Who’s normal??

Sometimes I get to feeling like I’m normal. Then, I remember I’m only 1 of 7 billion inhabitants on this fruitful orb. Of that number a little over a billion are Chinese. Another billion plus are Indians. India Indians not American Injuns (no offense.) Americans are a small fraction of the total.

Talk of Indians reminds me of the time I told my rig manager, an Indian, the India kind, when I was in India, that the rig had engine problems.Waterbuffalo

Something got lost in translation there.

Hindus revere cows as a source of food, but wouldn’t dare eat one. Though I know of one man, Raju by name and Hindu Caste by religion and lot, who ate a bite of fillet out of curiosity one night. He likes his medium-well now.

They believe in reincarnation, too. I don’t know exactly how all of that works, but what you come back as after you’re a human would bother me … was I to believe in such things. My luck I’d return as a dung beetle.

Some years ago the company decided I should attend a sales training course. Why someone who drills holes in the ground would need such an experience eluded me. My wife laughed when she heard. Anyway it turned out to be a fast and furious lesson in psychology and sociology—driving, amiable, analytical, and expressive human traits and government/family versus individualism/money.

ChinaI discovered I’m 90% driver plus a 10% mix of the other three, and I lean heavily to the money and individualism side of the chart. I believe our government should deliver the mail, defend the borders, not the boarders, and leave me and mine alone, period. Nothing more.

My learnings never explained why I found my Indian roughnecks, all three of them, in bed with my assistant driller one night. He was an Indian and a man. They were under the covers, curled up together, watching a Hindi musical … in a single bed. Arab men, Indian men and Filipino men hold hands in public. The latter I can stomach.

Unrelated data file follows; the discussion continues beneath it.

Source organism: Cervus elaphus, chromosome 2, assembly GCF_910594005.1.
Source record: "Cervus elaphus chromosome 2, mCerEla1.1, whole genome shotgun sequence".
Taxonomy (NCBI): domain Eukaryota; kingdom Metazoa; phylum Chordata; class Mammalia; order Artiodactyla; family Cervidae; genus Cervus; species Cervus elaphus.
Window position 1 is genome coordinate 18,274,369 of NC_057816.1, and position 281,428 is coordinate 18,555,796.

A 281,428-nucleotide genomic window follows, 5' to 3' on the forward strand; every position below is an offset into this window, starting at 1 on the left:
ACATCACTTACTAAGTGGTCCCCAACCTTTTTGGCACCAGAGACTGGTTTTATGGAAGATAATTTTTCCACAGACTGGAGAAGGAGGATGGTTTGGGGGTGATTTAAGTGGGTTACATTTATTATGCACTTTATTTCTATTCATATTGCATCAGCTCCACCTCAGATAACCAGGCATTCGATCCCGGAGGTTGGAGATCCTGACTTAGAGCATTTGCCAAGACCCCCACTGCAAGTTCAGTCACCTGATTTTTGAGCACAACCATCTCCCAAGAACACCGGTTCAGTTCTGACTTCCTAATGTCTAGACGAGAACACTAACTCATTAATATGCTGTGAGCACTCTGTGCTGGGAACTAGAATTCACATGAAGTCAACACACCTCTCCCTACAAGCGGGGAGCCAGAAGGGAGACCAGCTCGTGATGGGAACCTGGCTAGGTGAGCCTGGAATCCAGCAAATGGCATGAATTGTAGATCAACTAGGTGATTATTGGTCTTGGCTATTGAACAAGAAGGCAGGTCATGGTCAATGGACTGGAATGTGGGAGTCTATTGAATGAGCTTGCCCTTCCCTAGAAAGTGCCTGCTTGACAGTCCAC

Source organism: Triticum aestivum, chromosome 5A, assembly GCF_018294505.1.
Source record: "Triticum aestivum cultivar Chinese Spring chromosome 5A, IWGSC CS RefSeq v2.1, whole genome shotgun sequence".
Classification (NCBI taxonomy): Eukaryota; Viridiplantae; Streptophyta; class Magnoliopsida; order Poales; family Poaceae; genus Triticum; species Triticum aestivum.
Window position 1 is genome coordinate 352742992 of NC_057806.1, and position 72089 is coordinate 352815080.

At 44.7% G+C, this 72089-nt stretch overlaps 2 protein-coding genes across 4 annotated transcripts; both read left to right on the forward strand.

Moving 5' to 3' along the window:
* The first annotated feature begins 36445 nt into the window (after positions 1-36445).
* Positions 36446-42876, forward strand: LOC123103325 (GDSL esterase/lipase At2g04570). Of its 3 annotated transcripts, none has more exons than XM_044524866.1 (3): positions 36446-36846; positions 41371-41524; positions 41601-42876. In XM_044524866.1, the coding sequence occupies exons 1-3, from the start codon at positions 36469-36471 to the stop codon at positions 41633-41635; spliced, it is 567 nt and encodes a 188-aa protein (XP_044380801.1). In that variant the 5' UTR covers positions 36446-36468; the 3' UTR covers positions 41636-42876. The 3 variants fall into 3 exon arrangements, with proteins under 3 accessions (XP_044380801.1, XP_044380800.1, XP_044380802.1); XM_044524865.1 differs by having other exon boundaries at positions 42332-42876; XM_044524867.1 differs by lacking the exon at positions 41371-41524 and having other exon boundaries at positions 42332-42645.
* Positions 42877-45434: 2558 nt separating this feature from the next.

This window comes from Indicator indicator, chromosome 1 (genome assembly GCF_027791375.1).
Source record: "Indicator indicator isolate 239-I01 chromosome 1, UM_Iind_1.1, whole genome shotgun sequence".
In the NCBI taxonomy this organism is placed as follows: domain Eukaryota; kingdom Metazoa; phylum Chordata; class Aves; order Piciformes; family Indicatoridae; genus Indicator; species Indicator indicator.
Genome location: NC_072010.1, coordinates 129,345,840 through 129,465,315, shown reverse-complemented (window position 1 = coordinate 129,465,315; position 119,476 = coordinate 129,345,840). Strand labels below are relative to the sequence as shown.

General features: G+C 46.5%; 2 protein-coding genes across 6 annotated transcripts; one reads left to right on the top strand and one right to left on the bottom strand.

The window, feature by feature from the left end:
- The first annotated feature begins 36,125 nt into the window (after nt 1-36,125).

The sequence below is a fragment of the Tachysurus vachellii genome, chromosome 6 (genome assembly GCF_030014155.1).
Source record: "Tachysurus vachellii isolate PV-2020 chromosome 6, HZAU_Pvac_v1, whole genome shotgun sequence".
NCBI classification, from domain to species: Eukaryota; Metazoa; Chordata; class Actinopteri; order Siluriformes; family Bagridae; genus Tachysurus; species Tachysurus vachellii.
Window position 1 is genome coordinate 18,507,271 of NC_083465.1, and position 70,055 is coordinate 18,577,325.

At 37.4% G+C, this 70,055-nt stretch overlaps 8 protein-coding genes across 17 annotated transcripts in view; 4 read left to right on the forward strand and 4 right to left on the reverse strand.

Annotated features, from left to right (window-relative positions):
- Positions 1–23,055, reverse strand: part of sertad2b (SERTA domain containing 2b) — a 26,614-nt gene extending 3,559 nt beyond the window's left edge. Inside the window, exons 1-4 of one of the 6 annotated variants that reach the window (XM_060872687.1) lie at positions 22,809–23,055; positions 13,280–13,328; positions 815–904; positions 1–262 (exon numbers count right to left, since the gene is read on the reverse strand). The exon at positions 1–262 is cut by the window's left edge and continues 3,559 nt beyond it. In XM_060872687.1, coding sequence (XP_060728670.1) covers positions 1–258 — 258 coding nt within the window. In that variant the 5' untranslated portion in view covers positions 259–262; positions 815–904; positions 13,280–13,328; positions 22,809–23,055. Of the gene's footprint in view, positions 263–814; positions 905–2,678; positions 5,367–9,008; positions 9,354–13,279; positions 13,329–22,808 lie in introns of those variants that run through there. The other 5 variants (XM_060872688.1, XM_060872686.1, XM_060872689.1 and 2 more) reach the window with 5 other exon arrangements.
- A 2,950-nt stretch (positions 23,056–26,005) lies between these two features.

Or why one of my Sri Lankan roughnecks walked in my office one day with an armload of Cokes and offered me one. He’d just been informed about the birth of his first son, and he wanted to have a drink of soda and celebrate. I got to thinking and asked, “Haven’t you been in Saudi Arabia 2 years without a day off?” He stood proud and told me his brother went in for him.

Okay, I’m not normal, but who is?

Tomorrow morning, if you wake up disappointed because you have nothing to do, thank God. Most people wake up disappointed because they have nothing to eat.

Roughneck’s Alter Ego

IMG_0061What image do you see when you hear the word roughneck? Do you imagine a lanky, snuff-dipping, slow-walking, slow-thinking hillbilly village looking guy in filthy coveralls with the pant legs stuffed into the top of his steel-toed boots? Or maybe you think of a man with a PHD, a pair of Post Hole Diggers.

John worked as fast as he walked and talked, like a tortoise, but he was steady. He was six feet, one inch tall, chubby, slumped at the shoulders, and quiet as a titmouse. Rumor spread that the rig had lost the contract. I asked John about his future plans if he got laid off. He expressed serious reservations about the alternative to his current job, mopping the decks and painting every day, but said if he had to, he’d go back to his old position at SMU, as a professor of microbiology.

Brad was chubby, too, and old enough that I called him Sir. He was steady and rarely said anything related to his personal life. I worked with him a year before I found out he flew F-4 Phantoms in the skies of North Vietnam. He has a degree in aeronautics and can still, today, fly just about anything with wings.

Cade pulls slips and talks about surgeries. Six months ago he worked as an O.R. nurse.

Roy has a degree in English Lit. Jeff has a degree in History. Frank and Sam have degrees in economics and finance. Frank sold a Chrysler dealership and swore to never touch a briefcase or wear a suit and tie ever again.

If someone told me they knew the Pope. I’d say “So what, I know Karl,” a brilliant mind with 3 degrees in aeronautical space engineering. In fact, I relieved Karl one day, not long ago, on the rig floor.

I told my elderly mom I relieved a rocket scientist. The next morning at bingo, she told Ethel, “My son relieved a rocket scientist.”

Betty leaned in and asked Ethel what IMG_0072Mom said and Ethel whispered, “Polly’s son is a rocket scientist.”

Mona asked Betty to repeat what Ethel said and she whispered, “Polly’s son works for NASA.”

Ellie tapped Mona’s elbow and asked what all the whispering was about. Mona shrugged and said, “It’s nothing. Polly son works at the NAPA  store.”

Ellie said, “Good, maybe he can get me a deal on a set of windshield wipers for my car!”